In concrete terms, this means that kilowatt refers to the rate at which a device generates or uses energy at a particular point in time. Kilowatt hour, on the other hand, measures the total amount of electricity used, or the capacity to use it.

A battery’s capacity, for example, is measured in kWh, while the power of a charging station or a light bulb is measured in kW. Whether you’ve made the switch to an electric car, have taken more interest in your energy bill or you’re working in the energy industry, understanding the distinction between the two terms is crucial. Let’s take a step back and first look at the difference between power and energy.

## Difference between power and energy

It is important to understand the difference because, for example, utilities charge for energy consumption in kWh, but peak power demand in kW.

Energy can be described as the capacity or ability to create a change, while power is how quickly energy is used or transmitted. In mathematical terms, power is the amount of energy divided by the time it takes to use the energy. Below are some real-life examples of electrical loads with low wattage versus higher wattage.

- Low wattage: If you are using a 100-watt device, such as an LED TV, you would have to watch shows on the television for 10 hours to reach 1 kWh of energy consumption.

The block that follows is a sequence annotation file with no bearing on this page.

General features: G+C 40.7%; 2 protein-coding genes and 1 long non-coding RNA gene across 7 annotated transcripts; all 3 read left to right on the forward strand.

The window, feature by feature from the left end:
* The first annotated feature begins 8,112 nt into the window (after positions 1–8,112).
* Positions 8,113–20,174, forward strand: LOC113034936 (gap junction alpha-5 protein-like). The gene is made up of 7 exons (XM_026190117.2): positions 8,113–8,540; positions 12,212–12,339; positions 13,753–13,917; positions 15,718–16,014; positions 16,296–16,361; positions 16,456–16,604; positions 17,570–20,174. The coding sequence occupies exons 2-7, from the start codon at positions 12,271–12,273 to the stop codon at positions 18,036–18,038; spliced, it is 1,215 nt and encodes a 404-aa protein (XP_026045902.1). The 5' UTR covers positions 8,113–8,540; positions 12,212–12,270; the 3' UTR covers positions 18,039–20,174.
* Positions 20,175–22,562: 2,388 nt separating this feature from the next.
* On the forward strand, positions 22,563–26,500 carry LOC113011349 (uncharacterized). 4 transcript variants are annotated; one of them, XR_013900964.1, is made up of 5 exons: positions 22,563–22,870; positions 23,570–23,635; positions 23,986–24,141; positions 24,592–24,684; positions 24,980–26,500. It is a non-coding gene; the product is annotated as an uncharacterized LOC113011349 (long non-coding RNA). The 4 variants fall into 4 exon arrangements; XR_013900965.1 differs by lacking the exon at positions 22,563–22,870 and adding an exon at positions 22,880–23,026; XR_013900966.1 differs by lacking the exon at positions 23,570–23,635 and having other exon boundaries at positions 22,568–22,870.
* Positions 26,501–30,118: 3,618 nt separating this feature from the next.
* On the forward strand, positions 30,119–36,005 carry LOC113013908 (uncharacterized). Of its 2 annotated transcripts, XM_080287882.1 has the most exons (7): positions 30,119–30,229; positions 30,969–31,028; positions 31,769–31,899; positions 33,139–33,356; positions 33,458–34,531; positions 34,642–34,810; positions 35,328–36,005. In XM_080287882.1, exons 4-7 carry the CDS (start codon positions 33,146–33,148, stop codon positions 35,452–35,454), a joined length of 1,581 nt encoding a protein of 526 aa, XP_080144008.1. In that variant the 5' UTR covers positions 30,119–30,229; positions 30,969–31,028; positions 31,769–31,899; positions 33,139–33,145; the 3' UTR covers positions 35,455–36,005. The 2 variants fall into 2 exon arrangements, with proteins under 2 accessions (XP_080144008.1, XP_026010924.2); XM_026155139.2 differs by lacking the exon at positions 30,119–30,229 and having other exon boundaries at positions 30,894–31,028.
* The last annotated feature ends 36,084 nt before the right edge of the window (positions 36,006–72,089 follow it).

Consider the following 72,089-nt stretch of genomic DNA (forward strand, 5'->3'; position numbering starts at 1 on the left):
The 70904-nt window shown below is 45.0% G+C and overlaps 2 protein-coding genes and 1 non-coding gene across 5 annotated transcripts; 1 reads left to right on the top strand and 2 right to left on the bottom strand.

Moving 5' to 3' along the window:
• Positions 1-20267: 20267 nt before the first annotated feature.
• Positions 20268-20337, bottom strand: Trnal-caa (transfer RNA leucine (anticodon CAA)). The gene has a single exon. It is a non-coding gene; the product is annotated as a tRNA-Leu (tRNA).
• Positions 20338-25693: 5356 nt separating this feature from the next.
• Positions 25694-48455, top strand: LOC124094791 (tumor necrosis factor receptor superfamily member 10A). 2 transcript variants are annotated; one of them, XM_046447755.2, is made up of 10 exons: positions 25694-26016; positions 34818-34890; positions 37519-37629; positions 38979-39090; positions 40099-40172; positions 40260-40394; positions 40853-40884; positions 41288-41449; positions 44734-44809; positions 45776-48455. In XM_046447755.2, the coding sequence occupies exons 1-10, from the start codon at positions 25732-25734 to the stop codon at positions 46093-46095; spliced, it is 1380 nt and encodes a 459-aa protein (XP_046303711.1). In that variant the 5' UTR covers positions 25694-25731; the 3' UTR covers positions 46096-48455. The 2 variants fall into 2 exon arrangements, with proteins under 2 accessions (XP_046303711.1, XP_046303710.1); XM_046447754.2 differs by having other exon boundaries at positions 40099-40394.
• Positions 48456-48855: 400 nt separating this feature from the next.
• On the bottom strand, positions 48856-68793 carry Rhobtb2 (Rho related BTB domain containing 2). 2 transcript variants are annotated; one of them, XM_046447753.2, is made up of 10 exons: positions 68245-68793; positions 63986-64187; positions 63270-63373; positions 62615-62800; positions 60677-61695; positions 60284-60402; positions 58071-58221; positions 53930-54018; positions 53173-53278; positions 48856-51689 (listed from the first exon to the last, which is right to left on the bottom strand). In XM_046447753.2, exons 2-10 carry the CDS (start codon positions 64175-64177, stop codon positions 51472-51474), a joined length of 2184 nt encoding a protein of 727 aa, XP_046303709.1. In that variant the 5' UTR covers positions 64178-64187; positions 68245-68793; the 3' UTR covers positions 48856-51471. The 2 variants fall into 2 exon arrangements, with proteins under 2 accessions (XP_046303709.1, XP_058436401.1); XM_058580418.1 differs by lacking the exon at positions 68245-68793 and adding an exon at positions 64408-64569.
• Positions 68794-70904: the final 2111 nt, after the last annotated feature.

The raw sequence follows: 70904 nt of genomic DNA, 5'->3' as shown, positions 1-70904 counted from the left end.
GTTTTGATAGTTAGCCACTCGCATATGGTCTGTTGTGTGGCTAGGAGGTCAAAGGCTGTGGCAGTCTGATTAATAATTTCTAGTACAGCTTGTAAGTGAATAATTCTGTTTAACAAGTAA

- High wattage: If you are running a 2,000-watt appliance, such as an electric stove, you only need to cook for 30 minutes to reach 1 kWh.

## Why is it important to understand the difference between kW and kWh?

The difference becomes more important to understand when we look at energy assets that consume or store larger amounts of power, such as a heat pump, battery or electric vehicle charger. At the same time, it is also valuable to understand the difference when looking at your (or your sites’) energy bill.

### Energy bill: How to measure energy consumption and demand

Energy providers charge for energy consumption in kWh but power demand (or demand charges/grid fees) are in kW. So while energy charges are determined by total energy usage over a billing cycle (for example, in households), demand charges for commercial or industrial sites are based on the intensity of power required at a specific moment, or the highest rate of power consumption during peak periods. Demand charges, or grid fees, increase as certain thresholds increase in order to cover the costs of operating a higher grid capacity. Grid operators usually charge during 15-minute intervals, which is why peak shaving within these periods is so crucial to keep demand changes (kW) to a minimum.

### Electric vehicles

Electric vehicles (EV) measure their charge and discharge in kW but the amount of energy stored within them is measured in kWh.

When looking at EV charging, EV chargers are sized in kW. A high power charging EV charging station has a power of over 100 kW, while an average charge point (CP) delivers up to 22 kW of power. The amount of time an EV is charged with a specific power determines the energy delivered to the EV battery in kWh. This is why the capacity of an electric vehicle is usually measured in kWh, the average of which today is about 72.5 kWh. The consumption rate of electric vehicles, however, is measured in watt hour per kilometer (Wh/km) and varies depending on the size and make of the car, as well as the driving and road conditions, weather, speed, number of passengers etc. The lower the consumption rate, the more efficient the car.